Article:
Study: Scare tactics don’t sway vaccine skeptics

Emotional scare tactics used to try to convince vaccine skeptics to immunize their children may not have the desired effect.

A recent study by Graham Dixon, associate professor with The Edward R. Murrow College of Communication at Washington State, challenges the popular belief that emotional appeals have an effect on people’s health beliefs, according to a news release from WSU.

The article will be published in the journal “Communication Research.”

“Many health practitioners believe the best way to communicate the value of vaccination is to highlight the consequences of non-vaccination by using emotional pictures,” Dixon said in the news release. “My study shows that approach can backfire, particularly with individuals who have anti-vaccine views.”

In Dixon’s study, people read messages about vaccination that include a photo of a child in a hospital bed. Study participants were told the child had a vaccine-preventable disease due to non-vaccination.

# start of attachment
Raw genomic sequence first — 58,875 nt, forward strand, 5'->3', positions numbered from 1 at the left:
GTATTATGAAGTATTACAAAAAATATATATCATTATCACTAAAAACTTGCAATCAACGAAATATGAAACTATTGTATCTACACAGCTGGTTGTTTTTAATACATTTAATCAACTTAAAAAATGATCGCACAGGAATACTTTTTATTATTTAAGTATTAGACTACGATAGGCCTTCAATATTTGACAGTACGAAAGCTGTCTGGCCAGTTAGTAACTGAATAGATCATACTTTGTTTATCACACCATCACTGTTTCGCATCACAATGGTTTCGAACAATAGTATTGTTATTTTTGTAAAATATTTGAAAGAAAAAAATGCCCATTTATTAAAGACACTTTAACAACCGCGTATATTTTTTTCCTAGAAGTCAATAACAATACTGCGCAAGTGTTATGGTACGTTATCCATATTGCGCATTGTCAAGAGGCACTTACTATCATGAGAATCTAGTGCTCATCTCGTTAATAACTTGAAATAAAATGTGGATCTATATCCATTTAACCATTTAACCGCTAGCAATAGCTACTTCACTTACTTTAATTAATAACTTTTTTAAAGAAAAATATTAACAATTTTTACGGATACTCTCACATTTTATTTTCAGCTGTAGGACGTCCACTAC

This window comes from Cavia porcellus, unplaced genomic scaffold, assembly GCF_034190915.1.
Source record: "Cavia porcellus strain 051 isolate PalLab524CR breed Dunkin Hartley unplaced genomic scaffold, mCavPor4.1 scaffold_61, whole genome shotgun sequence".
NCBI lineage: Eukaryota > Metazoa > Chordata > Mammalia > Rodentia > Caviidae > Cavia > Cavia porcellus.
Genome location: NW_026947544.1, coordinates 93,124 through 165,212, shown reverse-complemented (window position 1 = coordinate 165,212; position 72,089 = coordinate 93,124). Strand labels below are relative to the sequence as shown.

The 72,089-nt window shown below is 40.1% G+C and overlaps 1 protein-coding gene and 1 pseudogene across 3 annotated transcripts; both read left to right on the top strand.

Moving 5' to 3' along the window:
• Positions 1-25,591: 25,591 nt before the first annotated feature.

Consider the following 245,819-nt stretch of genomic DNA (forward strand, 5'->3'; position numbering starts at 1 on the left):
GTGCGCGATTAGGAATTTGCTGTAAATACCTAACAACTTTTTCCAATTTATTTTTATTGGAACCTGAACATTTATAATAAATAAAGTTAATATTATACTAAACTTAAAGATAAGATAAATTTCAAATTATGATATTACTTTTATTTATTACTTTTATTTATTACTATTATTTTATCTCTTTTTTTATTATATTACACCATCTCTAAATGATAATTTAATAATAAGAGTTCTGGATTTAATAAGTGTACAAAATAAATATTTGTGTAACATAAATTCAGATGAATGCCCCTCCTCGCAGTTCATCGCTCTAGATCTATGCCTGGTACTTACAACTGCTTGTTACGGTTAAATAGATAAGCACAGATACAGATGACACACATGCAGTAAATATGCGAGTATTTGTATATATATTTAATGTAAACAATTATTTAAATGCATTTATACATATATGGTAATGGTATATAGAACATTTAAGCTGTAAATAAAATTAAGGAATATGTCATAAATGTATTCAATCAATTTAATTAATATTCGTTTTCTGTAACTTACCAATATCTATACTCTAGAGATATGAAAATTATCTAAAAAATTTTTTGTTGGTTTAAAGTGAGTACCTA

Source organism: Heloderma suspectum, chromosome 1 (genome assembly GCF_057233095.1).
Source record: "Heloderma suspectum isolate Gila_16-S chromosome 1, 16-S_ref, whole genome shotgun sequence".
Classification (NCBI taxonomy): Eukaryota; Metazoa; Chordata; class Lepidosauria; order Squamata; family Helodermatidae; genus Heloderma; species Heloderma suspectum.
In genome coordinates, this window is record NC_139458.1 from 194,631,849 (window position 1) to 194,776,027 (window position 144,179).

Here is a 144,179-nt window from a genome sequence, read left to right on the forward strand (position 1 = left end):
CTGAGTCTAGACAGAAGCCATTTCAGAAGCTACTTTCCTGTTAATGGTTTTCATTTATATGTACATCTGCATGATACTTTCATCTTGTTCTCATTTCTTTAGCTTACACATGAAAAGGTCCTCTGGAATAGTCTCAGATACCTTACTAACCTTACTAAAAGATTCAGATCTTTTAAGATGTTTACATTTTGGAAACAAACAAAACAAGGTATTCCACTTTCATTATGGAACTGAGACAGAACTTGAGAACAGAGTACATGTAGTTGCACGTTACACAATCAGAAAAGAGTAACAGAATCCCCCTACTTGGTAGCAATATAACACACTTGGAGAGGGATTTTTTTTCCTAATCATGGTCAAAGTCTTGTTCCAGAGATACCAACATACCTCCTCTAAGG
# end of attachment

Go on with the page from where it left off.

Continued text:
People with anti-vaccination views were not emotionally affected by the picture and experienced lower risk perception regarding non-vaccination, according to the release.

Dixon said people’s existing attitudes and beliefs often bias how they process new information. As a result, a seemingly persuasive message might be effective for one group and backfire for another, according to Dixon.

“The fear is that emotional campaigns might lead people with anti-vaccine views to become even less concerned about the risk of vaccine-preventable disease,” he said. “Instead of using scare tactics, health practitioners should target the factors behind anti-vaccine beliefs by improving doctor-patient relationships and increasing trust in modern medicine.”

Marissa Harshman

Marissa Harshman

I'm the health reporter for The Columbian newspaper in Vancouver, Wash. I started at The Columbian -- my hometown newspaper -- in September 2009. Reach me at or 360-735-4546.

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